August 23rd, 2006


Lin Carter fondly remembered

A Friend sent me to the site  of Nick Lowe's essay on how to (not) write fantasy novels -- see comments to the Mordegon proposal.  He  has a hilarious demolishment of a Lin Carter novel (Black Star) and thus jogged my memory to include him in my list of horribly prolific writiers.  It also reminded me of an incident years ago, at the beginning of my writing "career", when I met Lin.  The story also has reference to my (possibly not entirely sincere) ambition to begin a conceivably endless fantasy series.

My second published novel, Beasts, had just come out from Doubleday, one of those nasty plastic-covered library hardcovers.  DOubleday was also the publisher of the first novel of F. Paul WIlson (thanks to Negothick for a memory-jog on that name).  I don't remember the book's name.  He was a doctor and lived in New Jersey.  A bookstore in Brick Church wanted to have Wilson come and sign books.  My editor at Doubleday, Sharon Jarvis (hi, Sharon, wherever you are) thought this wouldn't be much of an event -- she knew where her books ranked in the Great World of books -- and said okay, but added a couple of writers for a better show.  One was me, and the other was Lin Carter.  We were all three taken out to Brick Church in a Doubleday van (?) or maybe Sharon's own car -- be strange if D'day actually sprang for this -- anyway we all set up on a table at the bookstore, Wilson with his one book, me with two, and Lin Carter with stacks of hardbacks, paperbacks, reprints, anthologies, redactions, etc. -- hundreds.  He had long blond locks and a fringed leather jacket a la Kit Carson (it was 1976 or so).  He sold books, Wilson greeted a few friends, I don't remember if I sold any.   On the way back to NYC Lin told me he'd read The Deep, my first book, liked it, and asked when the sequel was coming out.  I said I hadn't planned on one; the story seemed complete to me.  What?! Lin was surprised.  All that labor making up a whole world/culture/mythology, and you're not going to use it for a series?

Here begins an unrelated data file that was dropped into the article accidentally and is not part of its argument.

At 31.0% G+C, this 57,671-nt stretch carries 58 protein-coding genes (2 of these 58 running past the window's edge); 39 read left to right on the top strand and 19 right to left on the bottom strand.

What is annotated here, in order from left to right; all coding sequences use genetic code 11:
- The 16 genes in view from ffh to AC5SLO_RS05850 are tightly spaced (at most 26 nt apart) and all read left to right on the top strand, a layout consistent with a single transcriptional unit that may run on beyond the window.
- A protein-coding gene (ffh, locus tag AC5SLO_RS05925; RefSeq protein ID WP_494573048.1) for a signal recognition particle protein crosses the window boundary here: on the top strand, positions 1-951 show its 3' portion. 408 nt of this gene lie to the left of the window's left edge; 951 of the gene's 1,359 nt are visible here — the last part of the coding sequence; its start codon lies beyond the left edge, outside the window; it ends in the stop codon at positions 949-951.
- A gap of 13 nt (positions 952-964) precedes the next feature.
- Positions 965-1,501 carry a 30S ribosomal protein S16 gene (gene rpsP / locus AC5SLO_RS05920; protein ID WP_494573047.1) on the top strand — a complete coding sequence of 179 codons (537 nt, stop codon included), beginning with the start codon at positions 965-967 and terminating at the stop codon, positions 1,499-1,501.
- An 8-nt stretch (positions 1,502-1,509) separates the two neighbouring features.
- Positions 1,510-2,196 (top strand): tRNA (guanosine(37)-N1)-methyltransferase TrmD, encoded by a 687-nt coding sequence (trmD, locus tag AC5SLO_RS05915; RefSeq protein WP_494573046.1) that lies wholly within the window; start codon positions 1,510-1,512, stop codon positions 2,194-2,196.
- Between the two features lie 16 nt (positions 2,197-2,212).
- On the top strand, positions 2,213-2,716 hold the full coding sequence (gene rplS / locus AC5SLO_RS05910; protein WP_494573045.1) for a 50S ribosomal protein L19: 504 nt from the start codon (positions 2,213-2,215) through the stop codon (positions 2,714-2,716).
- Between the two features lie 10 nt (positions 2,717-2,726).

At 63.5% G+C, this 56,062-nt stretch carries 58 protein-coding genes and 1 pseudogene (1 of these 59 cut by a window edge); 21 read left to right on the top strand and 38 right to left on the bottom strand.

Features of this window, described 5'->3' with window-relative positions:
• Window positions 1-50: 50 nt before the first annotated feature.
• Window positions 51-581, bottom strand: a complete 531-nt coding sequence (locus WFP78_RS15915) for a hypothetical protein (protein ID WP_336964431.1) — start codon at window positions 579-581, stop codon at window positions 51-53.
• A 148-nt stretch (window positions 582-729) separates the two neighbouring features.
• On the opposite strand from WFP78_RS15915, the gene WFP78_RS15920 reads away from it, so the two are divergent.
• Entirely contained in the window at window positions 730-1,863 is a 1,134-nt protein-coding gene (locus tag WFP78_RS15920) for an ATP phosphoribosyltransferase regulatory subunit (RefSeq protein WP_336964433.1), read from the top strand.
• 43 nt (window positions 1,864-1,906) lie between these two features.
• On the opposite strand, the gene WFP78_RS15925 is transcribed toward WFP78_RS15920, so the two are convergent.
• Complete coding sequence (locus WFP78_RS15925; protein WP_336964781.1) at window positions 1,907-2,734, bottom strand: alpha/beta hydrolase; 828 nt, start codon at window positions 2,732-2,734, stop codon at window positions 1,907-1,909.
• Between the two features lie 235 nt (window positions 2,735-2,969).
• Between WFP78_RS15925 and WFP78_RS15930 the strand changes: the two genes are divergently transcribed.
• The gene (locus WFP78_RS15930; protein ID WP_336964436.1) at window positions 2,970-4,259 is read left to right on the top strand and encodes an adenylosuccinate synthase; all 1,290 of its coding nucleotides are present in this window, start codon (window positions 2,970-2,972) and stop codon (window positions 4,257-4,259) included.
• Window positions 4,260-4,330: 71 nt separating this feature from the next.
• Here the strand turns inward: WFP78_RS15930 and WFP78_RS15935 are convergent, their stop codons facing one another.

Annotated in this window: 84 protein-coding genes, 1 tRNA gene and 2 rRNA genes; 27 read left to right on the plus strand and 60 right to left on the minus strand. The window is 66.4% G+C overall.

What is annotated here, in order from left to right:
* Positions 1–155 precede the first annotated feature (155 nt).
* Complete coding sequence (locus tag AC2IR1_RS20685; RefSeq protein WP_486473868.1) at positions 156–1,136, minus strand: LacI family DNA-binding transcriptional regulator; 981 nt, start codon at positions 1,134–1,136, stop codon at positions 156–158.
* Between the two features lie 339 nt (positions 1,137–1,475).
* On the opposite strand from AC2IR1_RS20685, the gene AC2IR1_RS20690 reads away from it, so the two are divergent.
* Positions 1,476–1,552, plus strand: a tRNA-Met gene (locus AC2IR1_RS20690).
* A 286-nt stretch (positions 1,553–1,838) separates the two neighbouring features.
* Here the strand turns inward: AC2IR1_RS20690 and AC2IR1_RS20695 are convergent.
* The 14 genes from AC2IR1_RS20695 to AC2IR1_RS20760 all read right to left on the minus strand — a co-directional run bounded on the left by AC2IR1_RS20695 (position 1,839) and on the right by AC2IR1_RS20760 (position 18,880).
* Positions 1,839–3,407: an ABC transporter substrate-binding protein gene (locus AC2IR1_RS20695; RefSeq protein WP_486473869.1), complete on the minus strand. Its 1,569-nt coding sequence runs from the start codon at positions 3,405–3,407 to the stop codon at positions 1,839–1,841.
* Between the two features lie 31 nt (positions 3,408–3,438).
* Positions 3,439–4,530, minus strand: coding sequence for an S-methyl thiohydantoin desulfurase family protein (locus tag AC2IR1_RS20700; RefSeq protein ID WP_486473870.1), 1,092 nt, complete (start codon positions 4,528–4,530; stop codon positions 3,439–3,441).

So maybe the truth was there for me all along.  A master had opened it to me and I didn't notice.